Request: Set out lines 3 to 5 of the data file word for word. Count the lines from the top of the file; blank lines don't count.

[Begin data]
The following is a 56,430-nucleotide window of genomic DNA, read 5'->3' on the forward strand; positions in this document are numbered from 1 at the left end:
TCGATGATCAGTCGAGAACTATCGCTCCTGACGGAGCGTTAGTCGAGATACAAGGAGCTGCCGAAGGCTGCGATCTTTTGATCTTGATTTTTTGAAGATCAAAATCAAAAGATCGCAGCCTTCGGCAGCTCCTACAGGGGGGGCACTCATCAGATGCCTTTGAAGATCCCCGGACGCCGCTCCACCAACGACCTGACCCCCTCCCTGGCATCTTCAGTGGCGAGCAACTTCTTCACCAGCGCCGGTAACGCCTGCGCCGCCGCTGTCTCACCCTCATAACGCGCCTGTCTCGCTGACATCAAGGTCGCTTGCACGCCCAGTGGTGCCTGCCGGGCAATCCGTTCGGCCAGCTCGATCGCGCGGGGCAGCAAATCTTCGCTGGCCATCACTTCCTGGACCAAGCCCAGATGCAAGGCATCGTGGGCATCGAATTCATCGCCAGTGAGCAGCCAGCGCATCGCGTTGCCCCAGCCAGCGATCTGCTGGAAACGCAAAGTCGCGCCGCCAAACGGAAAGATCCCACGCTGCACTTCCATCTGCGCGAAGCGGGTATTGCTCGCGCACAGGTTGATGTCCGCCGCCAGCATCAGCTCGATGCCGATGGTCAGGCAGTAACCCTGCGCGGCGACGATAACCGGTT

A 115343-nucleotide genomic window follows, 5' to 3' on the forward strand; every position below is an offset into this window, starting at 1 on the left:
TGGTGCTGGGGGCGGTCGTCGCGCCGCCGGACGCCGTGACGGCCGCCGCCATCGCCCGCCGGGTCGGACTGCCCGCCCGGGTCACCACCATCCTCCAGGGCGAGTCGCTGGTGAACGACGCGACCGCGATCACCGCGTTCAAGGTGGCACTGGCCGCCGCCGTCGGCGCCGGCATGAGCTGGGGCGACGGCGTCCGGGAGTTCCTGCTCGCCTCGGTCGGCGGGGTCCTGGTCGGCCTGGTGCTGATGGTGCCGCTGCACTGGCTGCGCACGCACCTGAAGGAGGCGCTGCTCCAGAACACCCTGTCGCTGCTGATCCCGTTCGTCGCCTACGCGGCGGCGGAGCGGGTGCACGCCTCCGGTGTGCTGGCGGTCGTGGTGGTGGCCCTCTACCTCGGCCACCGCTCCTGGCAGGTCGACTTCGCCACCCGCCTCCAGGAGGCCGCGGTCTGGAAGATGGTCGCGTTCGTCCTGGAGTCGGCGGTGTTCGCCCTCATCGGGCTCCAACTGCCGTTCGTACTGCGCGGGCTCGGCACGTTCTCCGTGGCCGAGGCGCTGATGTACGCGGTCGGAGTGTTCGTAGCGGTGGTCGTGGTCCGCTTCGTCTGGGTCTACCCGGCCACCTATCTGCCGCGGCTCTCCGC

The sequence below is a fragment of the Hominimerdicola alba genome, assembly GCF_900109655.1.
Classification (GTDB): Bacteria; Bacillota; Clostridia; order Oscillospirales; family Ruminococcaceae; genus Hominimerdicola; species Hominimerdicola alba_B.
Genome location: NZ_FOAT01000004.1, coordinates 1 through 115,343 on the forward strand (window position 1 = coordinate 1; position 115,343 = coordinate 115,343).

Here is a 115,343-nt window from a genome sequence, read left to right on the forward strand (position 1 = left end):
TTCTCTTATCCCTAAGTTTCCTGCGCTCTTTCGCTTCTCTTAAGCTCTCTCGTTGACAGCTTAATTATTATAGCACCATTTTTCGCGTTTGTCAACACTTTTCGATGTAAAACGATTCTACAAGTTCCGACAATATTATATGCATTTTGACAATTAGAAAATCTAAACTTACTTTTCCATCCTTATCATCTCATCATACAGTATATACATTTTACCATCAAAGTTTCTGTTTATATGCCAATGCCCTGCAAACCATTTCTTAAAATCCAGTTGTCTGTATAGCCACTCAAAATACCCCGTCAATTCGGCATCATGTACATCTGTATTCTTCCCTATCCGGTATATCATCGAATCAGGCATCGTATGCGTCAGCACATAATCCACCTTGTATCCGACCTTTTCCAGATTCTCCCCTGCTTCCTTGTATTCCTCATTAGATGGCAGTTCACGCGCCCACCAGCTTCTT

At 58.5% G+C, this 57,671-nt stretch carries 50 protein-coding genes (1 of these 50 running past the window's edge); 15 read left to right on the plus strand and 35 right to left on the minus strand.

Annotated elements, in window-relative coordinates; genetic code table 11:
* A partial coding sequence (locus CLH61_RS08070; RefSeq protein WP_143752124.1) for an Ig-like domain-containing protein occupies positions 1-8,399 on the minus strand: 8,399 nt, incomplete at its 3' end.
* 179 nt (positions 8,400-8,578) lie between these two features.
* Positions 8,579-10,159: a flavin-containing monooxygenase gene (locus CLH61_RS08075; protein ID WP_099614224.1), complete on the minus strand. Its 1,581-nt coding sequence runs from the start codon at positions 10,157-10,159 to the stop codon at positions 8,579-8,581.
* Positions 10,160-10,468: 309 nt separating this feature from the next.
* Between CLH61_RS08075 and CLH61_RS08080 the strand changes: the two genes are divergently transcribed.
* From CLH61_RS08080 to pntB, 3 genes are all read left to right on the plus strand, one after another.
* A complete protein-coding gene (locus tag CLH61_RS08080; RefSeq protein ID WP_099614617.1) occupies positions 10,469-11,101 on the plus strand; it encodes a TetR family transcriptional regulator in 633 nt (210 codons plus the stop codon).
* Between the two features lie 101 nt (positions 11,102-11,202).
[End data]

A 115343-nucleotide genomic window follows, 5' to 3' on the forward strand; every position below is an offset into this window, starting at 1 on the left:
TGGTGCTGGGGGCGGTCGTCGCGCCGCCGGACGCCGTGACGGCCGCCGCCATCGCCCGCCGGGTCGGACTGCCCGCCCGGGTCACCACCATCCTCCAGGGCGAGTCGCTGGTGAACGACGCGACCGCGATCACCGCGTTCAAGGTGGCACTGGCCGCCGCCGTCGGCGCCGGCATGAGCTGGGGCGACGGCGTCCGGGAGTTCCTGCTCGCCTCGGTCGGCGGGGTCCTGGTCGGCCTGGTGCTGATGGTGCCGCTGCACTGGCTGCGCACGCACCTGAAGGAGGCGCTGCTCCAGAACACCCTGTCGCTGCTGATCCCGTTCGTCGCCTACGCGGCGGCGGAGCGGGTGCACGCCTCCGGTGTGCTGGCGGTCGTGGTGGTGGCCCTCTACCTCGGCCACCGCTCCTGGCAGGTCGACTTCGCCACCCGCCTCCAGGAGGCCGCGGTCTGGAAGATGGTCGCGTTCGTCCTGGAGTCGGCGGTGTTCGCCCTCATCGGGCTCCAACTGCCGTTCGTACTGCGCGGGCTCGGCACGTTCTCCGTGGCCGAGGCGCTGATGTACGCGGTCGGAGTGTTCGTAGCGGTGGTCGTGGTCCGCTTCGTCTGGGTCTACCCGGCCACCTATCTGCCGCGGCTCTCCGC

The sequence below is a fragment of the Hominimerdicola alba genome, assembly GCF_900109655.1.